An analysis

The German Duden dictionary defines hype in three ways:

  • particularly spectacular, intoxicating advertising (that causes euphoric enthusiasm for a product)

  • a deception carried out for the sake of publicity

  • a wave of superficial excitement

These criteria serve well to describe the agility hype.

  1. Spectacular, intoxicating advertising that causes euphoric enthusiasm for a product
    The concept of agility originated in software engineering, where it had gradually developed throughout the course of many years. Initially, this mainly meant testing, learning and adapting. Over time, agile approaches evolved, and an agile mindset was established.
    With the Agile Manifesto and the Scrum method, the concept of agility spread to other areas. Publications by famous agile pioneers in the software industry had a spectacular, intoxicating advertising effect far beyond the world of IT. Enthusiasm continues to be impressive. Is this the solution for the challenges of our time?
  2. A deception carried out for the sake of publicity
    Savvy consultants took advantage of this enthusiasm and started to sell agile methods as quickly effective instruments. Customers were buying optimistically. The most impressive examples thereof are glorious events where agile hype superstars – often referred to as Agile Evangelists – advertise the benefits of agile solutions. This is where deception comes into play. Not everything labeled ‘agile’ is actually agile. It takes some in-depth examination to properly identify the difference.
  3. A wave of superficial excitement
    Both on a customer as well as a consultant level, this examination is often conducted only superficially. This leads to a rather mechanistic application of agile methods that does not consider the underlying fundamental principles. With much ado, companies announce their agile transformation. After a while, all that’s left is disappointment or even cynicism.

Down-to-earth agility

Are agile methods just for software nerds? Do they lead to a dead end if universally applied? Is there no future for agility in companies? My answer to these questions is clearly no. We are currently experiencing a certain disenchantment after the initial hype. And that’s good. Only with a clear vision, a critical, differentiated approach and a holistic understanding can we assess which approaches are actually valid.

Don’t fall for the hype

I’ve put together a quick guide for you to avoid falling for the hype with all its disappointments.

Consider agility as a means to an end

Agility is not the solution. It’s only the path. It helps you to consistently and sustainably create results that focus on customer benefits. The question of “Why do we even need agility?” should therefore be answered before choosing appropriate approaches. The higher purpose and strategic orientation of a company provide the framework for this decision.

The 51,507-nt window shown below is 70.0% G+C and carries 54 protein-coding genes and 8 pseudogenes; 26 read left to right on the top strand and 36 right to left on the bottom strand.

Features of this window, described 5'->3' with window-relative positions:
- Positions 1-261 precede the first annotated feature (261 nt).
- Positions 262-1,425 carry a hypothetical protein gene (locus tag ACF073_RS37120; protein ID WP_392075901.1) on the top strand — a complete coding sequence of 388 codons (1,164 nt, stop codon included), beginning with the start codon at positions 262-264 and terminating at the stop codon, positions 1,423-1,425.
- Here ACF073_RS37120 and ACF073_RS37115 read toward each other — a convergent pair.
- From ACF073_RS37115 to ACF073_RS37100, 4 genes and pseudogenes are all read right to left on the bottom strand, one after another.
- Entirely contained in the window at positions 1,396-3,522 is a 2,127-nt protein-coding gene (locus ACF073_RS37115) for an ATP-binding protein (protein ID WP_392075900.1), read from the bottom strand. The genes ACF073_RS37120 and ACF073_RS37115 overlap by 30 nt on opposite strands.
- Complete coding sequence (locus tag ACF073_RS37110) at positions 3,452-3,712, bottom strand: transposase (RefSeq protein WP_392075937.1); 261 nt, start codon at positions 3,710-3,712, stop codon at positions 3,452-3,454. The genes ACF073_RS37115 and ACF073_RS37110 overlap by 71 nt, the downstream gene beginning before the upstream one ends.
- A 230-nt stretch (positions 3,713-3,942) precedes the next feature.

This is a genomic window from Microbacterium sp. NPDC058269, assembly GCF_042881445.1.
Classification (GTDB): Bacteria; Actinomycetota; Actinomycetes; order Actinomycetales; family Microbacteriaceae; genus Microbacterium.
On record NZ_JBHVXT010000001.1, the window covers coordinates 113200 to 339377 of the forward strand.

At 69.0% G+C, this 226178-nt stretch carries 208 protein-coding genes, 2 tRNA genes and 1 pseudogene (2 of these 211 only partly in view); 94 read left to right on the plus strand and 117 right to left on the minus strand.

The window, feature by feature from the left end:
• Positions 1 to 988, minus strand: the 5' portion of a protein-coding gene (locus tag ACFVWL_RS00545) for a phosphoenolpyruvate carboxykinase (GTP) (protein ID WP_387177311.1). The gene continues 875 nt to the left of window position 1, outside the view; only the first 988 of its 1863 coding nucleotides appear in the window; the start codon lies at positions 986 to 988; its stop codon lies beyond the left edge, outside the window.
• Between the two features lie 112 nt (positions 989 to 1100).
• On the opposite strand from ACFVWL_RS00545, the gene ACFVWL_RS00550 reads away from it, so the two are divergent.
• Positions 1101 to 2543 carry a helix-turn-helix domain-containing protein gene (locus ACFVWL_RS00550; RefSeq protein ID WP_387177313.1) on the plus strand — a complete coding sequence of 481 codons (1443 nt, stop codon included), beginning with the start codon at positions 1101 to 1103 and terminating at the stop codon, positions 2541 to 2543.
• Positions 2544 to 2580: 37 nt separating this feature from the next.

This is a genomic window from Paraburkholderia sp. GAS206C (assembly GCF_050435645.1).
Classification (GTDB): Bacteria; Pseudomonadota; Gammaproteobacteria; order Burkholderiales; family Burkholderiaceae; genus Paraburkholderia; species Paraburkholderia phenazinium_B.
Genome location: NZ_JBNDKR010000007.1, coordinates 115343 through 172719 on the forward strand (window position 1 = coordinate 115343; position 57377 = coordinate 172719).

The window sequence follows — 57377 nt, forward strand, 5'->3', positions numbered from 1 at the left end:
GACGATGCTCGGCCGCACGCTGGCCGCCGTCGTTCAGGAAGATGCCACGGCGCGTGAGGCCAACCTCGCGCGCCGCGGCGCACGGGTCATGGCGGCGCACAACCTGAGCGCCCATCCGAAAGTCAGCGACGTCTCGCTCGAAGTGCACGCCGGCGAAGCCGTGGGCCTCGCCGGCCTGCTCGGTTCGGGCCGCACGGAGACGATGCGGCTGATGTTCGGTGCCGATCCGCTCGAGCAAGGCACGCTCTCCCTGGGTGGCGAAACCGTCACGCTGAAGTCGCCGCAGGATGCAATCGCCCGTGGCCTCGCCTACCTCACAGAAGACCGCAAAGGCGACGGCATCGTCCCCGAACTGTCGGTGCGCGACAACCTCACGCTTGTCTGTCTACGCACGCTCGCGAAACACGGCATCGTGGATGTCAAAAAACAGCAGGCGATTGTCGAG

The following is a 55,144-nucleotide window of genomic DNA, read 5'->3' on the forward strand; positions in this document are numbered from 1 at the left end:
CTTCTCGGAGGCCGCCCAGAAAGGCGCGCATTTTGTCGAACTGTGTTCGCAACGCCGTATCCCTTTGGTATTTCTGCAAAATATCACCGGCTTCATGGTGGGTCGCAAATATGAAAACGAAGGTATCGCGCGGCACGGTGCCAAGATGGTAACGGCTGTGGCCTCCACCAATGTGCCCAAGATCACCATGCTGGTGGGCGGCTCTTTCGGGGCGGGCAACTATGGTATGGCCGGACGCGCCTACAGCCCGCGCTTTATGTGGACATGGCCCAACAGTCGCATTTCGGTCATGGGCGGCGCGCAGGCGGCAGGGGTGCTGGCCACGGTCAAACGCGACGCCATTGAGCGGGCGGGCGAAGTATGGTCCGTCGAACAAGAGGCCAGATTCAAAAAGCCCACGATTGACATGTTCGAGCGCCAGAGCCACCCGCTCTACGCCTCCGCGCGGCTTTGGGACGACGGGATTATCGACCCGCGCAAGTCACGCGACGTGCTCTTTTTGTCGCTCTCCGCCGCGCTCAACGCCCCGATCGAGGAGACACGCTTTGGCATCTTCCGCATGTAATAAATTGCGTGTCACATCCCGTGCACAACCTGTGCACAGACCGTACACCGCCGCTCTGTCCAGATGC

Adopt an agile mindset

Think about which attitudes and mindsets will be required to make your company agile. Are your current principles very different from that? If so, you will need to specifically work on changing them. This change may involve substantial effort and time, but it will create a fertile breeding ground for agile methods.

Use the right dose

Agile approaches work well for complex, uncertain and highly dynamic situations. Beware of trying to apply agile methods everywhere and anytime. Learn to evaluate situations first.

Avoid blueprints

Examine carefully which agile methods are appropriate for your company. Don’t be blinded by famous names. What matters is your individual situation, not some glamorous best practice example..

Create framework conditions

Agile work is based on cross-functional, self-managed teams. Your job as a leader is to provide the right framework conditions for these teams. This may involve creating purpose, structures to facilitate implementation, as well as processes and practical knowledge within your team. You will need to work toward a common goal.

Lead by example

Examine your own mindset. Can you question the status quo? Are you ready to let go and trust your teams? Can you accept leadership as a service-oriented role? Are you willing to hand over the power of decision-making?


Replace hype by common sense

Bottom line: Agility requires acumen and common sense. Use your judgment when it comes to agile transformation. With the right mindset, agile approaches can create valuable and highly useful results – off the beaten track of hypes and magic bullets.